7) People who believe creation don't understand science
I routinely hear evolutionists saying that people who believe in creation don't understand science. For example, in a NY Times Interview, Bill Nye made the following comments:
If we have a society that’s increasingly dependent on these technologies, with a smaller and smaller fraction of that society who actually understands how any of it works, that is a formula for disaster.... My biggest concern about creationist kids is that they’re compelled to suppress their common sense, to suppress their critical thinking skills at a time in human history when we need them more than ever.
There are several things wrong with statements like this. First, it's a tangle of logical fallacies. Let's see... it's non sequitur in the sense that there's no link between believing creation and understanding technology. What, I can't use a computer because I'm a creationist? It's also an example of a No True Scotsman argument because it invents a qualifier for understanding science – that is, “everyone who truly understands science believes evolution.” Finally, it's an appeal to consequences; even if people who believe creation don't understand science, that's not evidence against a miraculous creation.
Next, Bill Nye – nor anyone else to my knowledge – has ever provided some scientific survey to demonstrate that a belief in creation affects a person's ability to understand science. If somebody knows of such a survey, I would love to see it because, to this day, I've seen nothing – not one thing – that evolutionists can point to that supports their assertion. It is nothing more than a tactic, an insult meant to ridicule creationists and scare us into thinking we are doomed unless people believe in evolution. On the contrary, I've written before that on standardized tests, students who attend private schools or are home-schooled, places where creation is more likely to be taught, tend to outperform students who attend public schools, where evolution is more likely to be taught. By the way, I attended public schools and was taught evolution. I believed it for many years. Most people in the US attended public schools. I would say that most of the people who believe creation sat in the same classrooms as most evolutionists and so would understand science at least as well as the people who believe evolution.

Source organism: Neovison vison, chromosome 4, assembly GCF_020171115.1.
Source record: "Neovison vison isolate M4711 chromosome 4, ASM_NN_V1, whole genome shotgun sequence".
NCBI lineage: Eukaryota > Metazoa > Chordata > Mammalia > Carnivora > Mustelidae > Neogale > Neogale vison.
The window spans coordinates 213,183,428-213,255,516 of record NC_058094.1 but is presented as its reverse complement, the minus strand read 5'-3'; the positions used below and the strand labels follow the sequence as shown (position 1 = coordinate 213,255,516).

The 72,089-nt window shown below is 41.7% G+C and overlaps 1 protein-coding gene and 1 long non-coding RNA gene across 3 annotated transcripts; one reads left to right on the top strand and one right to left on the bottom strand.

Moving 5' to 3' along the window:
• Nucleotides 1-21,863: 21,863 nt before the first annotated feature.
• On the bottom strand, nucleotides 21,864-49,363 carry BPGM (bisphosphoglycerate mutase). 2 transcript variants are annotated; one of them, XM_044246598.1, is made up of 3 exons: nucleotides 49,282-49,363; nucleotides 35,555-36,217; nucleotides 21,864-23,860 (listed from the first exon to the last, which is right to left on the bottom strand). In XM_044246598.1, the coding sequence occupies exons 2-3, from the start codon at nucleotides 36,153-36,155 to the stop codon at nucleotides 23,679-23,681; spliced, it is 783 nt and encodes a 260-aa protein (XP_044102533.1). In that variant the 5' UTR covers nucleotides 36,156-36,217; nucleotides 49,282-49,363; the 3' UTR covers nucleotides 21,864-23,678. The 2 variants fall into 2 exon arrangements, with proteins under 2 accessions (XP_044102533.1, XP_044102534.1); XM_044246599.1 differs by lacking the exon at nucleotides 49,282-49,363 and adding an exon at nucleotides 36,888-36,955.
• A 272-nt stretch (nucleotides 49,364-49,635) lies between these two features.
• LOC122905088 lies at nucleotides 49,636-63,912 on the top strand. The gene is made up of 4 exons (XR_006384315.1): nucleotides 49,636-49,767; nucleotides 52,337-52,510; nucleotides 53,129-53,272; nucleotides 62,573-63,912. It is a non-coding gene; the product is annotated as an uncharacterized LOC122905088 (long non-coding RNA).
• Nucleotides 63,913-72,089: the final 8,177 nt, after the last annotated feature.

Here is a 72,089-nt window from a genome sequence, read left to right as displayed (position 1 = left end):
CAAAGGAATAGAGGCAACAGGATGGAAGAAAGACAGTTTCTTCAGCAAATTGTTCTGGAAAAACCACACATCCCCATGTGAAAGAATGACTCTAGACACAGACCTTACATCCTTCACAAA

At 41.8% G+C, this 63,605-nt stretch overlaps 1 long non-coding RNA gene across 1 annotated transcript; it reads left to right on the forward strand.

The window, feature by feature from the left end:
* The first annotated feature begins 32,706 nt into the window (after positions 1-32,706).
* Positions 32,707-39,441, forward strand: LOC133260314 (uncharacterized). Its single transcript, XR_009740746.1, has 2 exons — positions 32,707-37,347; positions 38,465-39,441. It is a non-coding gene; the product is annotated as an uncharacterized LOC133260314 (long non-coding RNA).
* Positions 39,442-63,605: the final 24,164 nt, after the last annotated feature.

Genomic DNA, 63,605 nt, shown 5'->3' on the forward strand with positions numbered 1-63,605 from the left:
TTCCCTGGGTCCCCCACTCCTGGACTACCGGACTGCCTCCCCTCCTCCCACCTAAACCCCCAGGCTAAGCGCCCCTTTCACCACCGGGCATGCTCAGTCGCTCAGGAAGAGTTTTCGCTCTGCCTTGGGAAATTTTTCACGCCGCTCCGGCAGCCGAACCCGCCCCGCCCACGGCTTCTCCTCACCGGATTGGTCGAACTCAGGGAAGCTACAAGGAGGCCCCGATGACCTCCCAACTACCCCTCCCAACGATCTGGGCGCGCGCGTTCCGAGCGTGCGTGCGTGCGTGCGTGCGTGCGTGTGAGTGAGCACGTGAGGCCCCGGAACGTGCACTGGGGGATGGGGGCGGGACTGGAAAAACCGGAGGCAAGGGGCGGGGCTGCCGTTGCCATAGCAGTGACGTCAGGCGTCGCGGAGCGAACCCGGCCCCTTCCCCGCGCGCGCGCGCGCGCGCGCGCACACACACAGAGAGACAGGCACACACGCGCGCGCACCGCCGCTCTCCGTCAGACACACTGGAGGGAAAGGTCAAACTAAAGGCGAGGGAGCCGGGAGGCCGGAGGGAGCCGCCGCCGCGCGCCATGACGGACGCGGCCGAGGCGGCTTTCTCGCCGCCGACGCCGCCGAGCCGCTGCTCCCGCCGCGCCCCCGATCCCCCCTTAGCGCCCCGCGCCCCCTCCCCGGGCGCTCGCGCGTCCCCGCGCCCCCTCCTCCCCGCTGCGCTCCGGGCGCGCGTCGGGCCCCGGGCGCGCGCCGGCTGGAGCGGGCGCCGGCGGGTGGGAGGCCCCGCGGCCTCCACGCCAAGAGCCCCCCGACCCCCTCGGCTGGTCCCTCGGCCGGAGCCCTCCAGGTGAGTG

If you're interested in anecdotal evidence, I could provide quotes from people like Newton, Mendel, or Kepler that show they believed in a Divine Creator. I could talk about Dr. Ben Carson whose achievements include, “performing the first and only successful separation of Siamese twins joined at the back of the head, pioneering the first successful neurosurgical procedure on a fetus inside the womb, performing the first completely successful separation of type-2 vertical craniopagus twins, developing new methods to treat brain-stem tumors and reviving hemispherectomy techniques for controlling seizures” (not bad for someone who doesn't understand science). I could mention that Dr. Raymond Vahan Damadian, the guy who invented the MRI, is a creationist, too. But I'm not saying that creation is true because people like Newton believed in a Creator. I'm saying that their belief in a Creator did not affect their ability to make contributions to science or invent life improving technologies.